Being a businessowner, understanding different pricing strategies can help you set realistic prices for your product or service, create a robust business plan and win customers while generating sufficient profits.
Choosing from different pricing strategies for your business is a fraught process. If it’s too low, you won’t generate enough profit; too high and potential customers will look elsewhere for cheaper alternatives.
Pricing isn’t just a number that you put on a product or service. Instead, it’s the result of a mix of marketing, brand, promotion and desirability – with customers often making an emotional decision about what to buy, rather than a logical decision based purely on price.
That is why your business needs to investigate different pricing strategies, so as to choose carefully on which will work for your business.
1. Penetration pricing
Many startups adopt a penetration pricing strategy. This approach is designed to quickly establish your business in an existing market, win customers and gain market share. It works by initially offering low prices that undercut competitors to win business, then gradually increasing prices as market share grows. Many technology-based businesses adopt penetration pricing, forcing less agile competitors out of business.
Pricing strategy example: Supermarkets regularly feature price penetration, either for their own-brand products in a bid to take on established brands or as the platform for new product launches. New products – from cleaning products to ready meals – can debut with a low ‘introductory’ price designed to woo shoppers and find a place in shopping baskets. After establishing market share, the introductory price is abandoned for a more expensive retail price.
Pros: It’s an effective way to grow market share, achieve dominance and then increase prices when there is less competition, reaping more profit in the longer term.
Cons: Many businesses make a loss in the early years of trading while they establish a market presence.
2. Premium pricing
At the other end of the pricing spectrum is premium pricing. Used predominantly in the fashion and luxury goods market, premium pricing involves selling your goods and services for significantly more than competitors. Factors such exclusivity or greater customer benefits compared to similar cheaper products affect premium pricing. Premium pricing is found in all types of business – from first class seats on aircraft to smartphone manufacturers.
Pricing strategy example: With a heritage stretching back over 100 years, Rolexprovides an example of premium pricing. Its signature Submariner gold watch can set you back more than £26,000. Despite its use of precious materials and skilled craftsmanship, such a price should in theory serve it poorly when compared to other cheaper watches that fulfil essentially the same function. Its premium price, however, reflects its worth as a status symbol: wearing a Rolex shows how affluent and successful the wearer is.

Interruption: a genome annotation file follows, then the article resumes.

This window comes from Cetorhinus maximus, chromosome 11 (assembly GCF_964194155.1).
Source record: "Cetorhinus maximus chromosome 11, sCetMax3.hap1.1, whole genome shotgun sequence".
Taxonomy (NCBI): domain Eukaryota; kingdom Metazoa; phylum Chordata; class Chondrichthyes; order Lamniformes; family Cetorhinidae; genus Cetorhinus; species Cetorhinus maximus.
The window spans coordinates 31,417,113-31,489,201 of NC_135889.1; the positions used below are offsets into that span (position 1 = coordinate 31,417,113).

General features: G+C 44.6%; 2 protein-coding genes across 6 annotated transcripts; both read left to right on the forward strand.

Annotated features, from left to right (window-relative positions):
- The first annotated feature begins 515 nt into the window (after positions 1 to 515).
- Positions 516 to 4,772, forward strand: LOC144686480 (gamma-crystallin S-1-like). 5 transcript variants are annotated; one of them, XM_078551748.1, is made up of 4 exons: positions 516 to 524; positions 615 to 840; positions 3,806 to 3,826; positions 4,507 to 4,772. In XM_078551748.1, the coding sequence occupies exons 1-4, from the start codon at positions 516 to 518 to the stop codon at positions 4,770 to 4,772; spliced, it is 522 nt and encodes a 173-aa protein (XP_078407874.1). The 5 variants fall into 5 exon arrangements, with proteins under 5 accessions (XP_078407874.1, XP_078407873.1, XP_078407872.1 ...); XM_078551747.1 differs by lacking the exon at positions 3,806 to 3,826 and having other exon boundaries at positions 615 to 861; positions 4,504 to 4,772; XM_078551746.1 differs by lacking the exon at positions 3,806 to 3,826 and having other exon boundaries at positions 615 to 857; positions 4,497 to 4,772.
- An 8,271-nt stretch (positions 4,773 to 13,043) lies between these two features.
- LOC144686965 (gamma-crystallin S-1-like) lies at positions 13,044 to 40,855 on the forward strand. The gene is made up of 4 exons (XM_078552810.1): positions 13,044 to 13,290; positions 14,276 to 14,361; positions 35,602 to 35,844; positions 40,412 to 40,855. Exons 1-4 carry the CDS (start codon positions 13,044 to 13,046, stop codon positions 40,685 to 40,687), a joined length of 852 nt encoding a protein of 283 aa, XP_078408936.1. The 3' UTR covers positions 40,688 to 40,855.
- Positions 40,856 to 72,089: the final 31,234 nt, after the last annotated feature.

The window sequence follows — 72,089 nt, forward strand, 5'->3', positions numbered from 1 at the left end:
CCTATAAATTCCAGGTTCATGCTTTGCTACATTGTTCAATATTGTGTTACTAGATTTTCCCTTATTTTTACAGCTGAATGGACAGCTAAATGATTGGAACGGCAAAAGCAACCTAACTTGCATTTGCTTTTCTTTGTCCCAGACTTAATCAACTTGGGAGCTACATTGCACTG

Pros: Profit margins can be significant, and fewer customers are needed to generate a profit.
Cons: Your marketing must communicate luxury brand values and reasons to buy beyond price. Everything – from packing to a retail experience – must reinforce the premium-feel of the brand.
3. Competitor pricing
Pricing strategies based on competitors is a reactive move, though stores such as John Lewis & Partners have made it part of their brand. It involves monitoring competitor prices and ensuring your prices either match or are cheaper. Customers can either be refunded the price difference if they find the product cheaper elsewhere, or the price matched in store at point of purchase.
Pricing strategy example: Retailer John Lewis & Partners is founded on the principle of ‘never knowingly undersold’. It often reduces its prices in store and online to match promotions and discounts offered by competitors. Customers can obtain a price match if they can show the product is available for less from a rival retailer.
Pros: Builds customer trust as it removes concern that a customer could get the same product cheaper elsewhere, keeping customers loyal to your business.
Cons: Pricing and margin is susceptible to competitor activity, leading to lower margins. Costly to monitor competitors and change pricing regularly.